« June 2005 | Main | August 2005 »

July 24, 2005

How can I reach infinity
life, poetry

How can I reach infinity
when the sands of time limit me?
I know where I must go,
yet I find it hard to row against the flow.
Pastel shades light the sky;
they form a colorful path leading high.
And yet still I find that my mind denies;
it refuses me the power to fly above the body's lies.

Posted by Trevor Savage at 8:29 PM | Comments (2)

July 20, 2005

Podcasts
geekage, life, thing

Podcasts are quite interesting. They seem the ideal way to spend the trip to and from work, and a deliciously stable way to obtain such obscure (according to the local radio) genres of music as electronic and trance. Their large size is both a blessing and a curse to the 56ker. Without the necessity of streaming, it's possibly with a little patience to grab a podcast or a few and listen to them, while on the other hand any stream above a certain bitrate becomes practically unusable.

iTunes, although it provides a very nice interface, fails in delivering podcasts to 56kers. The downloads are unresumable, limiting your selection to that which you can download in one session, and to make matters worse the downloads have a tendency to time out after about 25% of the file has arrived. I just switched over to downloading the same podcasts with wget and it's worked great, not timing out once. I'll check iPodder out when I have the time to download it, and if it has any support for resuming downloads I imagine I'll become a quick devotee.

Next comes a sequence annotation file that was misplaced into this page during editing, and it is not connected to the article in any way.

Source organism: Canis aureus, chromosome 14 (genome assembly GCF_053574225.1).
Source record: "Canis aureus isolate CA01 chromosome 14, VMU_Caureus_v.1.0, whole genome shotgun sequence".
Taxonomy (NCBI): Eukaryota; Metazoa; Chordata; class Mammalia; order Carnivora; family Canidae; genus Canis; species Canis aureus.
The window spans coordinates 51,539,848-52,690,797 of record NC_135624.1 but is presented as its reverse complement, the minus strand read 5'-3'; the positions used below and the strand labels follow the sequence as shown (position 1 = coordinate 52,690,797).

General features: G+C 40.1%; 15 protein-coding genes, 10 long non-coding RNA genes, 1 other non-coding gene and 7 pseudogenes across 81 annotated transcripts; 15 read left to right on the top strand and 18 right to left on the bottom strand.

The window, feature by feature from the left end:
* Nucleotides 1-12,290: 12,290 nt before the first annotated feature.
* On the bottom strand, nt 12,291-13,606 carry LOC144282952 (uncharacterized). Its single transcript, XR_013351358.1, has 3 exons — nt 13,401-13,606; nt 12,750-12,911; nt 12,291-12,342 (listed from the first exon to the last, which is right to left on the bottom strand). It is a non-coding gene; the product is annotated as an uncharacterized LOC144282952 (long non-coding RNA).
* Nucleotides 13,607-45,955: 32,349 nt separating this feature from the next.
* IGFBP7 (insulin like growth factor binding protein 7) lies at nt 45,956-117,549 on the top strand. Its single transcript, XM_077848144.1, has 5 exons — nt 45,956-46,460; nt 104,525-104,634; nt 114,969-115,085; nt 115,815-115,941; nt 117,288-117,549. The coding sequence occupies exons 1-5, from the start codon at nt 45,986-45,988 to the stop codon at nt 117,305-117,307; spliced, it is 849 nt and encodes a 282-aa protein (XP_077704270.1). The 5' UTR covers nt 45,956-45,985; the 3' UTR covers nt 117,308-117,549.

I've seen some complain that "Podcast" is just a new name for audio broadcasting over the web. It is, however, different, thanks to the new listening procedure. In addition to the automation that can make it convenient and the portability which can also be handy, podcasts bring to the table the ability to aggregate as many broadcasts as you want. Much as RSS itself makes it possible to keep track of many more news sites and blogs than could be easily done with mere webpages, podcasts make it easy to listen to as many broadcasts as you have the time to hear. In addition, thanks to the easy-to-use software which makes podcasts so nifty, more broadcasts are created than would be without this easy way to reach listeners. Sure, many of these broadcasts may be trash, but logic says that some percent of them will good listening.